Audi thinks the folks in charge of things like approving turn signals should — and will — approve the automaker’s new lighting technologies including sequential LED turn signals. Joke’s on them because our government is closed, but hey.
An article at Automotive News (subscription may be required to view full article) reported Audi is seeking National Highway Traffic Safety Administration (NHTSA) approval of its sequential LED turn signals that we told you about earlier. In a nutshell, the signals illuminate by lighting up dozens of LEDs in sequence from the inner portion of the signal to the outer portion, so that the light appears to travel in the direction of the signaled turn. Audi head of Lighting Innovations Stephan Berlitz called it “intuitive” and “a safety advantage.” As the Automotive News piece explained, however, the signals’ light illumination runs afoul of NHTSA regulations:
The reason is a clause in Federal Motor Vehicle Safety Standard 108 dictating that “the effective projected luminous lens area of each compartment or lamp shall be at least 22 square centimeters, provided the combined area is at least 50 square centimeters,” or 73/4 square inches.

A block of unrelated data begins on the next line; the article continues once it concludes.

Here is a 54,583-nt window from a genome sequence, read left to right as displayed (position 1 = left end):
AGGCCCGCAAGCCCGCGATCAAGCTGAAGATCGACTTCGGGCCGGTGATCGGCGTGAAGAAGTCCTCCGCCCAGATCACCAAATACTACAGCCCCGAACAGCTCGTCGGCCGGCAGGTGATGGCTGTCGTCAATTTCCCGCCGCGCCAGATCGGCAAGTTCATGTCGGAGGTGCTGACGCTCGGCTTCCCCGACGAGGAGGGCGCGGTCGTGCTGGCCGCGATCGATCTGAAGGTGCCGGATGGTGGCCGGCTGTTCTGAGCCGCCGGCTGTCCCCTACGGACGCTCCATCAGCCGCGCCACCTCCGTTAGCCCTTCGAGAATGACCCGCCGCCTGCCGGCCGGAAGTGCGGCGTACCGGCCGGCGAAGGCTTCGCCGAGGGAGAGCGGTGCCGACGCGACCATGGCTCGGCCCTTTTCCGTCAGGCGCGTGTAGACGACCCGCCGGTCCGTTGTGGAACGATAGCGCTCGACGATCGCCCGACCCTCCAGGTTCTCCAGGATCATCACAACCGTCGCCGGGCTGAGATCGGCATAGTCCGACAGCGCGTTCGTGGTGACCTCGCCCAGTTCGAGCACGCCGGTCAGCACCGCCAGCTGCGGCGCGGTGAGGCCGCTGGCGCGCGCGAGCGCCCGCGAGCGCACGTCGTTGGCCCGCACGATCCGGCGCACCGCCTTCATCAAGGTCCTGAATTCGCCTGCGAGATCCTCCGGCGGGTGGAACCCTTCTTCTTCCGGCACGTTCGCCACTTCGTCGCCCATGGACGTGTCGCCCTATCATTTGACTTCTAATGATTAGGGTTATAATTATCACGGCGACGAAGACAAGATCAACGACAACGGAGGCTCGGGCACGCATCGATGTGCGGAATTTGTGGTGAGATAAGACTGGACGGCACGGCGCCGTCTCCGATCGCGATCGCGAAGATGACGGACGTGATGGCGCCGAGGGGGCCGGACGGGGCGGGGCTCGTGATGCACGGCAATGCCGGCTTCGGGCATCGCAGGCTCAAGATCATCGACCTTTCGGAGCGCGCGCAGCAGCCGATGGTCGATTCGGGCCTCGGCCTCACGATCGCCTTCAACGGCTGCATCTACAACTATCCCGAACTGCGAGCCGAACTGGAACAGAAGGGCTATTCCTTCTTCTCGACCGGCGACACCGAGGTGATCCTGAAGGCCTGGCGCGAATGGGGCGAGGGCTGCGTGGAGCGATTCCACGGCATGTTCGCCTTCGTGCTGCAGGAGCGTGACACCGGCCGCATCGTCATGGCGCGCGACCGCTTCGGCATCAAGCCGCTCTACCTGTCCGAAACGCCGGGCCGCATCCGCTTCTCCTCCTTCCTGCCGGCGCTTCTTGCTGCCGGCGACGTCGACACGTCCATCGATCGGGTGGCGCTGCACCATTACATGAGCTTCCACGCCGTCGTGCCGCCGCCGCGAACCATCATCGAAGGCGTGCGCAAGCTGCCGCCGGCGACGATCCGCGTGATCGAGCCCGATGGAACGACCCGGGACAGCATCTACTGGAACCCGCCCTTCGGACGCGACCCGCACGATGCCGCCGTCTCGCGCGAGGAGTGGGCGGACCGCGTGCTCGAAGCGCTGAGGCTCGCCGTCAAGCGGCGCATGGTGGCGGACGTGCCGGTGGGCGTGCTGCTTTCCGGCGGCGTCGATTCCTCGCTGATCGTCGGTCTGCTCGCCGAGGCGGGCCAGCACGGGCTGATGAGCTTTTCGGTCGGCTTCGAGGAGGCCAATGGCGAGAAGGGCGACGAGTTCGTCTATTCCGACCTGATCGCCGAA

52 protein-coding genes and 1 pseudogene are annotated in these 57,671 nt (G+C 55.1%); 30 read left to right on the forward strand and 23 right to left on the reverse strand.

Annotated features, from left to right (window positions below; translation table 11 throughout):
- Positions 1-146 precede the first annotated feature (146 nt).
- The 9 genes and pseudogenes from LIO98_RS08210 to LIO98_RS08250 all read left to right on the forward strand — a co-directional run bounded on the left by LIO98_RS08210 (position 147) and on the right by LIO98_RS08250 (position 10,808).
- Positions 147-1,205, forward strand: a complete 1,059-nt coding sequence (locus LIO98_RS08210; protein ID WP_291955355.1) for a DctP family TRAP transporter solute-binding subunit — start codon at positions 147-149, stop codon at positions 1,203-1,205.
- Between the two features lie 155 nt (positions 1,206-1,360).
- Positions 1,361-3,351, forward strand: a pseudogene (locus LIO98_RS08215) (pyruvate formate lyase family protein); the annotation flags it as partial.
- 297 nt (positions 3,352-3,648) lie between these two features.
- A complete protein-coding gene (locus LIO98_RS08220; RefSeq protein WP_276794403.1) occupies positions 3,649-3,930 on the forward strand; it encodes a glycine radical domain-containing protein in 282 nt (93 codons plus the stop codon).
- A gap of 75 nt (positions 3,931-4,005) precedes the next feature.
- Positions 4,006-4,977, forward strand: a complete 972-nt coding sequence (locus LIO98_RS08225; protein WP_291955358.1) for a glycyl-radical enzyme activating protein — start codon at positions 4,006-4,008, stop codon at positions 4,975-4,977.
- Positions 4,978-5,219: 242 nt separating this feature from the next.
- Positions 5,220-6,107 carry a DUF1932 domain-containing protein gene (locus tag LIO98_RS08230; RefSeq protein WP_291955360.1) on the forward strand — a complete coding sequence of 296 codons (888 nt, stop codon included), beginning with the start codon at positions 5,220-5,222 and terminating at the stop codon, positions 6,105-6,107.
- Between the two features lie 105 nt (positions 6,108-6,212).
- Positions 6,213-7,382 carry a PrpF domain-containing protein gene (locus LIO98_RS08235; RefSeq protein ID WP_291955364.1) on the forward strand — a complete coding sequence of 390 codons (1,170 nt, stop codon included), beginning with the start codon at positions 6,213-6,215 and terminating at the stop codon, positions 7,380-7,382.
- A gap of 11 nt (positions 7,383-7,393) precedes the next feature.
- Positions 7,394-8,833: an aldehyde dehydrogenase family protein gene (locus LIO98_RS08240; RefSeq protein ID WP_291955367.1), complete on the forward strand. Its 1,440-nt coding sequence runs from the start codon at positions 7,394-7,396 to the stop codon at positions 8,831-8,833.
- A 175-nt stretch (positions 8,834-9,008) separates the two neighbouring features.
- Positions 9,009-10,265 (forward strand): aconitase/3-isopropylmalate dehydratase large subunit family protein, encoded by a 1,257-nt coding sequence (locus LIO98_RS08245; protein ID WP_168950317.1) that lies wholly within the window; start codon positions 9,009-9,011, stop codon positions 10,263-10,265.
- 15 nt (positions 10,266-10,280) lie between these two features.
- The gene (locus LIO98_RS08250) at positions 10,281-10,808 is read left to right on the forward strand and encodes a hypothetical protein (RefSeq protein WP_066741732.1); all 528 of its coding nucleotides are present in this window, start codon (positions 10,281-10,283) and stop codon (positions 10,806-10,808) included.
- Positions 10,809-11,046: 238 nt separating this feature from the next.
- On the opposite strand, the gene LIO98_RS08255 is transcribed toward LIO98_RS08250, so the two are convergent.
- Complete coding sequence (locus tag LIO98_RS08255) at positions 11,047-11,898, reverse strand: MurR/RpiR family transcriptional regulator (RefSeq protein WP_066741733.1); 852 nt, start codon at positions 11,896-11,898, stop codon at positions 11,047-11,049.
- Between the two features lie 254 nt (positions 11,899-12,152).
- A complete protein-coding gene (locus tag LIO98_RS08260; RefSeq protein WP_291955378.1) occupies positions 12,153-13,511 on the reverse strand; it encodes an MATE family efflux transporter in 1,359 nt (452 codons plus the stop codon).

The Ford Mustang — which had sequential turn signals in the 1960s and uses them today — satisfies the requirement by using three large, red taillights that go on in series. Because the first light in the sequence meets the size minimum, the other two don’t matter.
Those who pay attention to automotive styling will recall Audi pretty much started the whole LED accent lighting/daytime running lights trend in 2008 with its R8. Just about every vehicle we test now comes with LED lighting accents in the headlight area, including the recently tested Toyota Rav4, Toyota Prius V and C, and Jeep Grand Cherokee Overland.
The article said Audi had hoped the government would ultimately approve its Matrix Beam headlight system, as well. That system projects a high beam that dims automatically when it senses oncoming traffic. But according to the article, Toyota filed a formal request that NHTSA rewrite its rule on headlights, triggering a review process that “could take years” while competitors have time to develop their own versions of the Matrix Beam headlights.
Berlitz said, “We lost a lot of time. Now we are not able to go the fast way.”
The automaker reportedly hopes for much faster action on its turn signals. The article said Berlitz will meet next month with NHTSA officials to seek special dispensation for them.